When you’re in the market to buy a new home or investment property, it’s one thing to get a pre-qualification over the phone and a completely different thing when you later sit down and actually apply for a loan. So before you get too far into the process, you should know which factors could end up inflating the interest rate on your mortgage.
Over at Reuters, they’ve linked to a matrix Fannie Mae [PDF] uses to adjust interest rates on new loans.
Among the biggest risk factors that virtually guarantee an upward adjustment on your interest rate:
* FICO scores below 740: Even a not-horrible score of 700 could add .75% to your rate. The low end of the range (620-639) could add a full 3%.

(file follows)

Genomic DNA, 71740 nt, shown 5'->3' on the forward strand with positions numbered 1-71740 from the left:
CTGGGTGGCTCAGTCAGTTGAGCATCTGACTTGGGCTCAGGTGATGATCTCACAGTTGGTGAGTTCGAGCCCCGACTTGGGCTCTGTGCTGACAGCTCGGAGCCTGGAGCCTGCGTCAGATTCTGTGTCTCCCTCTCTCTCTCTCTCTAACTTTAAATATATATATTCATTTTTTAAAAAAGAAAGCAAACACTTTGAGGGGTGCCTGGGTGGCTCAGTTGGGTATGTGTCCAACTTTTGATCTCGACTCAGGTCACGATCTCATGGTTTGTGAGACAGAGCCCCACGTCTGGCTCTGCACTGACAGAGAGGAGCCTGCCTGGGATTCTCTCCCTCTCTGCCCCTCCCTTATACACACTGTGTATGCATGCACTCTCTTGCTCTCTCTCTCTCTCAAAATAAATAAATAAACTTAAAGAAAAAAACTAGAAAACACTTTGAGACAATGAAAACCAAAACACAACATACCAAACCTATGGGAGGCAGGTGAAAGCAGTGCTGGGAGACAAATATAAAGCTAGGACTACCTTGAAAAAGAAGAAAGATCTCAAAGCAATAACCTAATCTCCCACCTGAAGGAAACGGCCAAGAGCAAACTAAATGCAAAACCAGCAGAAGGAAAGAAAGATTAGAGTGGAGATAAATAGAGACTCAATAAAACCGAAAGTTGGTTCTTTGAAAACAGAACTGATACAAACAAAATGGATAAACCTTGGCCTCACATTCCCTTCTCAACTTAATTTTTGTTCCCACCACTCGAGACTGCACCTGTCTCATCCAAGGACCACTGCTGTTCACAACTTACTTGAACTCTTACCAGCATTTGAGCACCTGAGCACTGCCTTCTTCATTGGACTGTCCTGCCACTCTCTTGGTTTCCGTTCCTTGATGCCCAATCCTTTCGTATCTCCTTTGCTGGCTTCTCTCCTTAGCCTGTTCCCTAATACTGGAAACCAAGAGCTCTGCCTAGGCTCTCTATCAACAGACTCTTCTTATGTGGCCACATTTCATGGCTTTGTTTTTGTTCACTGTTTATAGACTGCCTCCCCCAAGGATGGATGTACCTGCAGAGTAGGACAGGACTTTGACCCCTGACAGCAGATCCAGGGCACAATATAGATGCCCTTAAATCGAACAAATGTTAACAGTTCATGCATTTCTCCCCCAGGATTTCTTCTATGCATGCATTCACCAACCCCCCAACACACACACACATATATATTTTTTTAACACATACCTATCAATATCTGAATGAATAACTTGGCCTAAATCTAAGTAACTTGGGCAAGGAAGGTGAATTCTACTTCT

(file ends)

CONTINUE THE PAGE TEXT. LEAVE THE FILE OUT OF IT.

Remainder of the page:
* 40-year loans: Will add .125% to your interest rate.
* Investment properties: Be prepared to add at least 1.75%.
* Condominiums: Add up to .75%.
* Manufactured homes: That’ll be another .5%.
* Multiple-unit properties: Will have you paying an extra 1%.
One other side effect of risk-based pricing: The stricter underwriting rules also make it more difficult to qualify for a loan, which is not much help to markets that are swimming in properties and won’t get back on their feet unless demand returns…
If only the mortgage barons had some realistic underwriting standards five years ago. It would have prevented a lot of heartbreak.
Loan-Level Price Adjustment Matrix [Fannie Mae (PDF)]